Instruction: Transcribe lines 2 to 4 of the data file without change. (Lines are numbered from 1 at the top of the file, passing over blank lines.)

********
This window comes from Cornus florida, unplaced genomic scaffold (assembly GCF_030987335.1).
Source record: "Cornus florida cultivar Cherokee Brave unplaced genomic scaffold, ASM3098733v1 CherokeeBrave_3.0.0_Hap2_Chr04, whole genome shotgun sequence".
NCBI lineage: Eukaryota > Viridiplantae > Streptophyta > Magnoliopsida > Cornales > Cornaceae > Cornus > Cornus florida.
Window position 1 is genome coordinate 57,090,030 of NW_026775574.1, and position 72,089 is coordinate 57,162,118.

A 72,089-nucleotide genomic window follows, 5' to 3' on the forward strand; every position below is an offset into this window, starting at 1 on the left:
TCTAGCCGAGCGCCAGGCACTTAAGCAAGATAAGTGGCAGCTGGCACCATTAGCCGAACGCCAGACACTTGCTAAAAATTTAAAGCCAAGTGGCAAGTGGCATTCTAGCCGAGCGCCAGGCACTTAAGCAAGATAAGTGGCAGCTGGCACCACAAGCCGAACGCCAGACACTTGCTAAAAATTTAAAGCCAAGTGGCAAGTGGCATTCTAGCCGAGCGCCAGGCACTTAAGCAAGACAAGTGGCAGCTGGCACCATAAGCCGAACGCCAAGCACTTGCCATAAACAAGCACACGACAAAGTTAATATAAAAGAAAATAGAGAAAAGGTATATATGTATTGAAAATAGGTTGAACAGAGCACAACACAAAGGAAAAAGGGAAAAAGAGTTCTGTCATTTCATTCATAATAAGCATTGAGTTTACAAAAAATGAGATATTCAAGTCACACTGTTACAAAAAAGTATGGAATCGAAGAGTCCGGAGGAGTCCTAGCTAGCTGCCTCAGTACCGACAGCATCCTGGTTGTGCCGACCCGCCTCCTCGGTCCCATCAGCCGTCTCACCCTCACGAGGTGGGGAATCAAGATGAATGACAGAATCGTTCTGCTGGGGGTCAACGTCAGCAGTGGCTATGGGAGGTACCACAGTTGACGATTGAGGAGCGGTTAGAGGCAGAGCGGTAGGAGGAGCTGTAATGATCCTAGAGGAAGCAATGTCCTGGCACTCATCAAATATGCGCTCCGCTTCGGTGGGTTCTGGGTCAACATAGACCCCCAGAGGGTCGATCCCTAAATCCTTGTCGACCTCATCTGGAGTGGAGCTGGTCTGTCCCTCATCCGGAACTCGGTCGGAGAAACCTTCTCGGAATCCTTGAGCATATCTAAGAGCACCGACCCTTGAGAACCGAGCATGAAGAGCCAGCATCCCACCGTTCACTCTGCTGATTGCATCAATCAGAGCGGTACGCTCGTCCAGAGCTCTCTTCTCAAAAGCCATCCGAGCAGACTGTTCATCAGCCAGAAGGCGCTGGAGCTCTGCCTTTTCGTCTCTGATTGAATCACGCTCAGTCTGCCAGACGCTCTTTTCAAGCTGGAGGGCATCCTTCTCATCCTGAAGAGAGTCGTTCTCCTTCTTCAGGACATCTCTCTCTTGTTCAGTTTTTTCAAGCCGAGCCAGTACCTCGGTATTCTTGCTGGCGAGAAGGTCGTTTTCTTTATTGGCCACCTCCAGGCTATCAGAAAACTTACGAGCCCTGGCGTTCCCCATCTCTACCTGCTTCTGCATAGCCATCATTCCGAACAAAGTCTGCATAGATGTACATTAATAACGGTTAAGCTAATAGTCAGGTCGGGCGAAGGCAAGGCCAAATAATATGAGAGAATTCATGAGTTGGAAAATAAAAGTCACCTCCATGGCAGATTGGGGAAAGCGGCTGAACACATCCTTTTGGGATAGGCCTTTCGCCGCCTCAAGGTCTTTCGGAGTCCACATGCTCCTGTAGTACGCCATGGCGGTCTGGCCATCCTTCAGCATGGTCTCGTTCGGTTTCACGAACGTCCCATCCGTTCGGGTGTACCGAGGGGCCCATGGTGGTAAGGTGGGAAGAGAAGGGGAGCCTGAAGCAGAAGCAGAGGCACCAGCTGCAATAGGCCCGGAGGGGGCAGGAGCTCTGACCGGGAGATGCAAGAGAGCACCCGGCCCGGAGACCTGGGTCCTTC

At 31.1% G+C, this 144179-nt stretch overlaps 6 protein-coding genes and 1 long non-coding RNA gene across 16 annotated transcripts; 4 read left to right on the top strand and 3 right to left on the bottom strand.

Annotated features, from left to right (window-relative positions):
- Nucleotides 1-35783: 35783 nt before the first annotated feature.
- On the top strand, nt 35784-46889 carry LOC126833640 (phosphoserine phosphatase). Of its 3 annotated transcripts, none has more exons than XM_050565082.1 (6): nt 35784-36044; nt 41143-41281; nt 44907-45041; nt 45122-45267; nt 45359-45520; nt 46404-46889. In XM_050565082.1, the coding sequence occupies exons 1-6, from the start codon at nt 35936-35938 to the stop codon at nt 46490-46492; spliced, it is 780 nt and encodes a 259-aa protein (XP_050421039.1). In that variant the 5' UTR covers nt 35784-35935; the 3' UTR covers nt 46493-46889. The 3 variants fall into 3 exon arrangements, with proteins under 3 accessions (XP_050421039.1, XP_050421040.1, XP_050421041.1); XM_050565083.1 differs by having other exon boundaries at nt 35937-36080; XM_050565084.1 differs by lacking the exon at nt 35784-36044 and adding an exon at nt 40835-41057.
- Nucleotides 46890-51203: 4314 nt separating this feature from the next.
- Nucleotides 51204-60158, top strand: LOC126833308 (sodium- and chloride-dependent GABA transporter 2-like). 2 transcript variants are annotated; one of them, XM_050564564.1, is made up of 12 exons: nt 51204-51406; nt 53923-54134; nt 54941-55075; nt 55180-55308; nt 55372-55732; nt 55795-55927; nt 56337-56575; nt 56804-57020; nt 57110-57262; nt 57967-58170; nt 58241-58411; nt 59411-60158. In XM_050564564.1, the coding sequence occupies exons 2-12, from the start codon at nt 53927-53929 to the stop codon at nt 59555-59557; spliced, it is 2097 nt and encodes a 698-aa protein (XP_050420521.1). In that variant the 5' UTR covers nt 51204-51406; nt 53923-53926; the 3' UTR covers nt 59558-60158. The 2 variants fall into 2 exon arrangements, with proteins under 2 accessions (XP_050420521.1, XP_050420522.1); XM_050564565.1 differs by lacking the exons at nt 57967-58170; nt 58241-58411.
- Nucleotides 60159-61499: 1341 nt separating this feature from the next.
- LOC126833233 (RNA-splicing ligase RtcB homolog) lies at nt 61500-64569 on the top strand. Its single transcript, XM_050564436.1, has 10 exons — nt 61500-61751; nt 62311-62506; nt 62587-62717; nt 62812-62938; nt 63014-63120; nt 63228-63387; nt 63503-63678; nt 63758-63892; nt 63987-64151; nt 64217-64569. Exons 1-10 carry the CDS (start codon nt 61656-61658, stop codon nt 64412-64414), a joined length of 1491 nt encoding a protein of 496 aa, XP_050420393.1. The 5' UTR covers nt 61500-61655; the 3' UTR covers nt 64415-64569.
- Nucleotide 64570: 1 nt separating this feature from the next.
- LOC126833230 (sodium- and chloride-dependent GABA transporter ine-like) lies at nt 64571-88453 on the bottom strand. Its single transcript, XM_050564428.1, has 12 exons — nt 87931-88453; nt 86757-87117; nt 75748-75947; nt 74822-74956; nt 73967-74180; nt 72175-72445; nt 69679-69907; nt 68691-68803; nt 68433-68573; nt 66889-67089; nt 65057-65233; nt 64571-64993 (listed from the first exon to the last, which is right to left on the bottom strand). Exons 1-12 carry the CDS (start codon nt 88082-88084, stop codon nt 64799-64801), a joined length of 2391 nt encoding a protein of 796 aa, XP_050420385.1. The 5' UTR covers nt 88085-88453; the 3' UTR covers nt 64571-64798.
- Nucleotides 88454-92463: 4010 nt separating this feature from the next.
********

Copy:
Source record: "Cornus florida cultivar Cherokee Brave unplaced genomic scaffold, ASM3098733v1 CherokeeBrave_3.0.0_Hap2_Chr04, whole genome shotgun sequence".
NCBI lineage: Eukaryota > Viridiplantae > Streptophyta > Magnoliopsida > Cornales > Cornaceae > Cornus > Cornus florida.
Window position 1 is genome coordinate 57,090,030 of NW_026775574.1, and position 72,089 is coordinate 57,162,118.